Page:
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What is an Embedded System? • Computing systems embedded within electronic devices • Hard to define • Nearly any computing system other than a desktop computer • “A computer that is a component in a larger system, and is not visible as a computer to a user of that system.” • “A programmable component of subsystem providing some intelligence functions to the system of which it is a part.”
What is an Embedded System? • A microcontroller based system. • Built into a device to control a function or a range of functions. • Not designed to be programmed by the end-user (like a PC). • Executes an in-built single program repeatedly. • Tight coupling between hardware and software. • Designed to work in highly constrained environments. • Low cost, low power, small, fast, etc. • Reactive and real-time • Continually reacts to changes in the system’s environment • Must compute certain results in real-time without delay
Embedded Systems • Automotive systems • Airplanes • Toys • Medical Devices
Microcontroller Market • Shipments- > 16 Billion in 2000, 8 bit > 1/2 market • Major Players: • Microchip 16Fxx • Intel 8051 • Motorola MC68HCxx • National COP800 • SGS/Thomson ST62 • Zilog Z86Cxx
Programming Languages • ASM • Low level • Full Control • BASIC, Forth, LOGO • Interpreted • Easy to use • Slow • C • Most widely used • HiTech C • Microchip C • CCS PIC C
What is the Process ? • Write you program in MPLAB IDE • C or ASM • Compile your program • CCS C Compiler • Transfer your program • Puts HEX file into the PIC • Use PICSTART and MPLAB • “Burns your app into the PIC” • Insert your PIC • Power it Up
Introduction The AVR is a modified Harvard architecture8-bitRISC single chip microcontroller which was developed by Atmel in 1996. The AVR was one of the first microcontroller families to use on-chip flash memory for program storage, as opposed to one-time programmable ROM, EPROM, or EEPROM used by other microcontrollers at the time.
Device overview • The AVR is a modified Harvard architecture machine where program and data are stored in separate physical memory systems that appear in different address spaces, but having the ability to read data items from program memory using special instructions. • Basic families • AVRs are generally classified into six broad groups: • tinyAVR — the ATtiny series • 0.5–8 kB program memory • 6–32-pin package • Limited peripheral set • megaAVR — the ATmega series • 4–256 kB program memory • 28–100-pin package • Extended instruction set (Multiply instructions and instructions for handling larger program memories) • Extensive peripheral set • XMEGA — the ATxmega series • 16–384 kB program memory • 44–64–100-pin package (A4, A3, A1) • Extended performance features, such as DMA, "Event System", and cryptography support. • Extensive peripheral set with DACs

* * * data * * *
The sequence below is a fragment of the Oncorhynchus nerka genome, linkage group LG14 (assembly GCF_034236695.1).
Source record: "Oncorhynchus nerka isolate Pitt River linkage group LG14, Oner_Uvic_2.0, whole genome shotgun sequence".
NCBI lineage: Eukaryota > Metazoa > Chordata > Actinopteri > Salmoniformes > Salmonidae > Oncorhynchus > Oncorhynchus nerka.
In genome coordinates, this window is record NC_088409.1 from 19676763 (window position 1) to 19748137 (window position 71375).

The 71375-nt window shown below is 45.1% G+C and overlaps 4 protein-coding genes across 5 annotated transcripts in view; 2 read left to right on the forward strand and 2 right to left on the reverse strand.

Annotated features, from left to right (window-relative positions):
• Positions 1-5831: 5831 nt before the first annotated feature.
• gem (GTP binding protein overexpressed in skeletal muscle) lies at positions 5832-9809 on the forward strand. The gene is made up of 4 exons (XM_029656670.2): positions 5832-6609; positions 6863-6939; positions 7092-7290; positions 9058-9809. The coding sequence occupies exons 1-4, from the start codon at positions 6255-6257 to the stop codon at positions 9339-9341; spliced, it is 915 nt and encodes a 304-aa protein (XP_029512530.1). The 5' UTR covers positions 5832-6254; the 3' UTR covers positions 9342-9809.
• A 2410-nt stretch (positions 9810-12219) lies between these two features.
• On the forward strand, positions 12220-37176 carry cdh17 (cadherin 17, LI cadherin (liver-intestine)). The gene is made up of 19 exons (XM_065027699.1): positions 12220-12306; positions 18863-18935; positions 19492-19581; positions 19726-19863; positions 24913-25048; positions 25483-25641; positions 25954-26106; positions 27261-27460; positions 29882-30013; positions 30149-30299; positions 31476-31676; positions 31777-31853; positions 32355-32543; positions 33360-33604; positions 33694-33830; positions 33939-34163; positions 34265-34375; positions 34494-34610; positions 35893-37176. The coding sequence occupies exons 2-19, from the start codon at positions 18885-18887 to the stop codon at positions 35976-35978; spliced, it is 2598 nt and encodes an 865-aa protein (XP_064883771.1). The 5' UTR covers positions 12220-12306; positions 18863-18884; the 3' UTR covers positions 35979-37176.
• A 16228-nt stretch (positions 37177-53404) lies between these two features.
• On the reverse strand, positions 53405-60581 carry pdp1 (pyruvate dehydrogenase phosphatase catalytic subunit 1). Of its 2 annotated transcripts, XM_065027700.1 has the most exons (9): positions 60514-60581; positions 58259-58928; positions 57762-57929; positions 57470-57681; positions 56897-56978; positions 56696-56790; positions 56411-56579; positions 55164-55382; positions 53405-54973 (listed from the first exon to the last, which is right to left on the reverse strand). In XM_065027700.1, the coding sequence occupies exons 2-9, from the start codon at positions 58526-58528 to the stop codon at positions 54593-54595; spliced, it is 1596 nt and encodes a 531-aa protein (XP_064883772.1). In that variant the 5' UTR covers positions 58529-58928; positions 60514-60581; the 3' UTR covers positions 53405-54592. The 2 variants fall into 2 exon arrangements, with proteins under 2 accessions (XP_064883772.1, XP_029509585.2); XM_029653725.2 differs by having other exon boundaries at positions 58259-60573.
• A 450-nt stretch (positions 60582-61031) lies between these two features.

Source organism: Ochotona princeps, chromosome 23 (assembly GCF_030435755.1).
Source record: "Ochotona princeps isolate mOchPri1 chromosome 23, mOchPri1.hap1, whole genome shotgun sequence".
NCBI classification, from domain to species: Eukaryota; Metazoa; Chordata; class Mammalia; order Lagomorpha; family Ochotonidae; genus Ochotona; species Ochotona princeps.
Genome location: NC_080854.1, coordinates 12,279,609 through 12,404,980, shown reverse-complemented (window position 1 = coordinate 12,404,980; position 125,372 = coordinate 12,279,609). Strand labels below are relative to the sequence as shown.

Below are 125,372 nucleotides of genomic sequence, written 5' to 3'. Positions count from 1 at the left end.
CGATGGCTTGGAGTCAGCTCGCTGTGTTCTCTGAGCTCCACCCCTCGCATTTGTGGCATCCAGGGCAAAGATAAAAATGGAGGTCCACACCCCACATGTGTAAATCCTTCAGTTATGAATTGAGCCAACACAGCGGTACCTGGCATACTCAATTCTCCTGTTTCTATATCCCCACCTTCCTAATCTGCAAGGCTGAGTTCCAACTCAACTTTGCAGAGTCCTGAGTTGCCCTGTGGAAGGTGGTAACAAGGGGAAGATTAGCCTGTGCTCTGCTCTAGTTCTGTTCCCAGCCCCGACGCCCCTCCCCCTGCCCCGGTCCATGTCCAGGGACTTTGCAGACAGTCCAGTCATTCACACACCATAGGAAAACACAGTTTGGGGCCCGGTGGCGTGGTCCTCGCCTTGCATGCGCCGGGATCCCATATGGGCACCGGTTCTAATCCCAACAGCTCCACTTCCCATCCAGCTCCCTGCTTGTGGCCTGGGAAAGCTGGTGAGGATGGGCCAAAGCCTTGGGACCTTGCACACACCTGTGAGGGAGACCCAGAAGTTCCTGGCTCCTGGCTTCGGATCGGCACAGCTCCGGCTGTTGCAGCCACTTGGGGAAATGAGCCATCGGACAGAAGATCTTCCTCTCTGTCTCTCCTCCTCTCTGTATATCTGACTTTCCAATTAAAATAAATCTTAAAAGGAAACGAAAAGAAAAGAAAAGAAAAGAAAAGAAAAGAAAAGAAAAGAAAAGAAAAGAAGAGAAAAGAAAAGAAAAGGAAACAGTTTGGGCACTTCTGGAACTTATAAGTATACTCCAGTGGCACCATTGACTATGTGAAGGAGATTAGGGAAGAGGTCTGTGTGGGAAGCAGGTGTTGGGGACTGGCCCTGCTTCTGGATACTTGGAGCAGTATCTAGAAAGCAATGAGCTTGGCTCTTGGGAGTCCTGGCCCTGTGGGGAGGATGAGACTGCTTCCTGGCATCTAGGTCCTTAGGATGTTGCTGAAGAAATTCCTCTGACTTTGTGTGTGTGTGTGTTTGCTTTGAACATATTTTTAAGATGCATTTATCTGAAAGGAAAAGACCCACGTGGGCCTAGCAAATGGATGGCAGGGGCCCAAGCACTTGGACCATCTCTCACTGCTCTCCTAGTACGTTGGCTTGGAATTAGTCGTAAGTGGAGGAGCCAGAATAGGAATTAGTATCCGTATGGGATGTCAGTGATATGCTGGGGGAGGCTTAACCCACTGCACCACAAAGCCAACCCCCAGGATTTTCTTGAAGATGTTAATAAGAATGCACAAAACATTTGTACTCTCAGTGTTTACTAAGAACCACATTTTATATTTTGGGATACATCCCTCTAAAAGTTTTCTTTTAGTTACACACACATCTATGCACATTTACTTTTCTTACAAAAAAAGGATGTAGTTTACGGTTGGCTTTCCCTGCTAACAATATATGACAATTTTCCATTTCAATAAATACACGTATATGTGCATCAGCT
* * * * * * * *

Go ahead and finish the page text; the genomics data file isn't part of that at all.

Application-specific AVR • megaAVRs with special features not found on the other members of the AVR family, such as LCD controller, USB controller, advanced PWM, CAN etc. • FPSLIC (AVR with FPGA) • FPGA 5K to 40K gates • SRAM for the AVR program code, unlike all other AVRs • AVR core can run at up to 50 MHz  • 32-bit AVRs • Main article: AVR32 • In 2006 Atmel released microcontrollers based on the new, 32-bit, AVR32 architecture. They include SIMD and DSP instructions, along with other audio and video processing features. This 32-bit family of devices is intended to compete with the ARM based processors. The instruction set is similar to other RISC cores, but is not compatible with the original AVR or any of the various ARM cores.